Review – Intertwingled: Information Changes Everything

Image of Intertwingled CoverMorville, Peter. 2014. Intertwingled: Information Changes Everything. US: Semantic Studios.

Intertwingled is not a practical book. It is not intended to be. Unfortunately, that will discourage those who could most benefit from its message and perspective. It’s an extended reflection by its author, Peter Morville, on the deep challenges of making information more easily accessible and impactful within organizations. Morville has written several of the essential books in the world of information design and architecture (Information Architecture,  Ambient Findability). Intertwingled is a more reflective exercise; an attempt to pick a broader vantage point on understanding both the technological and organizational environments we inhabit. Morville opens with an observation from Ted Nelson:

People keep pretending they can make things hierarchical, categorizable, and sequential when they can’t. Everything is deeply intertwingled.  – Theodor Holm Nelson

I’ve never been a huge fan of the term “intertwingled” – probably because I am generally suspicious of coining “cute” new terms. Ted Nelson, on the other hand, seems drawn to the practice. Nelson’s books, Computer Lib/Dream Machines and Literary Machines, were hugely influential in luring me into the field and Morville seems to have been similarly enticed.

I don’t think Morville makes me any more comfortable with the term, but the book and his arguments and observations are still  worth the time.

It’s beyond cliche that we live in an information economy. It’s easy to be distracted by the shiny stuff– apps, devices,  platforms, technology. Morville’s focus is on the peculiar notion of information. Information is a surprisingly slippery term and we are all well served by efforts such as Intertwingled that make us think about that slipperiness. Morville observes that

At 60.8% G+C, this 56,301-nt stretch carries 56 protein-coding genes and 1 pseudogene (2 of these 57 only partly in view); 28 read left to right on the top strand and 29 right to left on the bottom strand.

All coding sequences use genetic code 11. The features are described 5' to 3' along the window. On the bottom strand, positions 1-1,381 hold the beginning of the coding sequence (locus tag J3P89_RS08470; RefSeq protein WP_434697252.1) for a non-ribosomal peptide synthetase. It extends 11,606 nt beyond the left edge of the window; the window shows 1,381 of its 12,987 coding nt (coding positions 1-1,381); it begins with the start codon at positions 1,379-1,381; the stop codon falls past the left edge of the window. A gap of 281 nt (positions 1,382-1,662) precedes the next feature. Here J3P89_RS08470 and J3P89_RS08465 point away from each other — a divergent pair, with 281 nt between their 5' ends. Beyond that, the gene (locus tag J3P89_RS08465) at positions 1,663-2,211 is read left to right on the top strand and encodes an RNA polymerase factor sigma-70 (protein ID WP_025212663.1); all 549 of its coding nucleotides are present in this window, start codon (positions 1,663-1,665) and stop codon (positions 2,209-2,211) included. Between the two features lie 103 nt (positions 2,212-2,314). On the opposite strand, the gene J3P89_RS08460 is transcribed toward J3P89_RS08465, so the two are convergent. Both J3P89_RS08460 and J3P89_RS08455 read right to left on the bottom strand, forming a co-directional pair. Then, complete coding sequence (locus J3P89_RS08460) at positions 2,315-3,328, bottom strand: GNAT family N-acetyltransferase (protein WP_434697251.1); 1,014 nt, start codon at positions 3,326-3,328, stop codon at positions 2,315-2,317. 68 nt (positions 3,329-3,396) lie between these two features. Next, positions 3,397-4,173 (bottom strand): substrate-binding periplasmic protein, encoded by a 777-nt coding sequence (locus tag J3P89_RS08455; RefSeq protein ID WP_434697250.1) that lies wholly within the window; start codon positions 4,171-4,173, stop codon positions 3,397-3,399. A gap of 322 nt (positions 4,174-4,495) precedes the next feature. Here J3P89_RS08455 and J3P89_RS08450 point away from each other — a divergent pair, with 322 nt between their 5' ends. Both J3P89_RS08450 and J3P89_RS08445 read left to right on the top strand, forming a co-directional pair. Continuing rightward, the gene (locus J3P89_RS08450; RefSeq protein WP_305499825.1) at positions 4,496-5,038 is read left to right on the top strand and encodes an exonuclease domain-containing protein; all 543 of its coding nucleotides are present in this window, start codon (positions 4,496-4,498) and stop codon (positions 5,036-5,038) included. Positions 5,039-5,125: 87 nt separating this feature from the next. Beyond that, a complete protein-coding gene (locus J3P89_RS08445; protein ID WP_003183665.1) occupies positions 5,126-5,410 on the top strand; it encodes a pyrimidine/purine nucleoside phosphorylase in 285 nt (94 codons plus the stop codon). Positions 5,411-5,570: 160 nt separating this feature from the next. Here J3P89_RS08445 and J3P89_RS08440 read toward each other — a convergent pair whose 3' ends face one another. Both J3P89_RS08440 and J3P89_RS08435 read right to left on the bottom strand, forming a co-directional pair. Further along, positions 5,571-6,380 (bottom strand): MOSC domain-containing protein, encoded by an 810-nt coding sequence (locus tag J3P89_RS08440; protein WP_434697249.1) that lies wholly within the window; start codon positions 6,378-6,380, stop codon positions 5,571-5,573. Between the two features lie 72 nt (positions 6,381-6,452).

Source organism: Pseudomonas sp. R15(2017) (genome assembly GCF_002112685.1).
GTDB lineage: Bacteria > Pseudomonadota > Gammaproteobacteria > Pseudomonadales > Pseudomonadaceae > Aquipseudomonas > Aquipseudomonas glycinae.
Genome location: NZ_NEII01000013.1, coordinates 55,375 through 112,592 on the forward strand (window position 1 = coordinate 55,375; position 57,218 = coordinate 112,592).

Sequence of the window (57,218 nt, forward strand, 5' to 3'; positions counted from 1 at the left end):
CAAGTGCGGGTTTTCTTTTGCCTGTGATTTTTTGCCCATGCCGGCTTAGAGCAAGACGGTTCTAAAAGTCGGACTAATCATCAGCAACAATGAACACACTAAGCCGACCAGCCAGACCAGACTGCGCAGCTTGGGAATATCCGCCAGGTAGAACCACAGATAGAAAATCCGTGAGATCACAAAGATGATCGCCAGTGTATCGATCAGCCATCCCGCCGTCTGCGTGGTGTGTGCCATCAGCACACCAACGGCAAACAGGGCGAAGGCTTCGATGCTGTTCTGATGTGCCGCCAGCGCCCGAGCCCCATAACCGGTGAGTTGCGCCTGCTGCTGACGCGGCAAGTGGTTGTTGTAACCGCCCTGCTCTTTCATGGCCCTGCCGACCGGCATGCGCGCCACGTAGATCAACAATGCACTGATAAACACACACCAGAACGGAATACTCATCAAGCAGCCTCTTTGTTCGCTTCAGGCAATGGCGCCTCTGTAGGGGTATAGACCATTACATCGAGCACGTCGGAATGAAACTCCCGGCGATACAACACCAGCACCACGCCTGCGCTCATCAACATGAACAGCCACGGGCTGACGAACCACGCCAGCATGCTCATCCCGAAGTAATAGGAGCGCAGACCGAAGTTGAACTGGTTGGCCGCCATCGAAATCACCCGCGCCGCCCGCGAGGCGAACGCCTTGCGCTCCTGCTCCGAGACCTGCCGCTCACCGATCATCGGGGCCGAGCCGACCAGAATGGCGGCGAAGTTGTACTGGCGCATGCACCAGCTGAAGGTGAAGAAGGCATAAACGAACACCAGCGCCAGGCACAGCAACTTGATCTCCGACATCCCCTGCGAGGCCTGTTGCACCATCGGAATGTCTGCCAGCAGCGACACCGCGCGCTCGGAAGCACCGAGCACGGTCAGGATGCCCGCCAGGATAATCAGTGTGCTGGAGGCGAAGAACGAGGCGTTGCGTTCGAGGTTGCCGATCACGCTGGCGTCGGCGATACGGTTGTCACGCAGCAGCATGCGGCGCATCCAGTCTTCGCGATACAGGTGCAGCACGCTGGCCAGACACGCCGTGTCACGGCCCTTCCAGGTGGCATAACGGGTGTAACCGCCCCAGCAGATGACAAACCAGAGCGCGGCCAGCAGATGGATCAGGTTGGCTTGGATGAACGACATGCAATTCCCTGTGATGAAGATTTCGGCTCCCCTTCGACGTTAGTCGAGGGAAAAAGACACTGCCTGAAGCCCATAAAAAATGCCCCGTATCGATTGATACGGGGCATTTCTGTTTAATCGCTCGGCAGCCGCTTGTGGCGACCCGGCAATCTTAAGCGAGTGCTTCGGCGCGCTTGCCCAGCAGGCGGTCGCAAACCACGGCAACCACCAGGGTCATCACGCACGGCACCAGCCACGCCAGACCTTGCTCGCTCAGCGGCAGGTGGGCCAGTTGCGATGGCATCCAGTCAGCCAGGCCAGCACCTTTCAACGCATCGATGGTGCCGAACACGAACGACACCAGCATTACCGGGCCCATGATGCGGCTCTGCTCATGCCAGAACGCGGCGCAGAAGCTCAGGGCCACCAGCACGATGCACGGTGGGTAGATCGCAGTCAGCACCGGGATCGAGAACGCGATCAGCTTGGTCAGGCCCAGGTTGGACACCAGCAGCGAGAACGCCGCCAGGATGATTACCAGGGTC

Access to massive amounts of conflicting information from myriad sources creates filter failure. We don’t know what to believe. So we fall back on simple ways of knowing. We trust experts and those in authority. We follow doctor’s orders. Or we reject expertise completely.

Lately, it seems that rejection has become the go to strategy in many settings. This is not, in fact, a new problem. Morville, for example, offers the following observation from computer scientist Calvin Mooers published in 1959:

Many people may not want information, and they will avoid using a system precisely because it gives them information. Having information is painful and troublesome. We have all experienced this. If you have information, you must first read it, which is not always easy. You must then try to understand it. Understanding the information may show that your work was wrong, or may show that your work was needless. Thus not having and not using information can often lead to less trouble and pain.

Morville’s goal with Intertwingled is to make you think. He succeeds admirably. Enough so that this will be a book I expect to return to.

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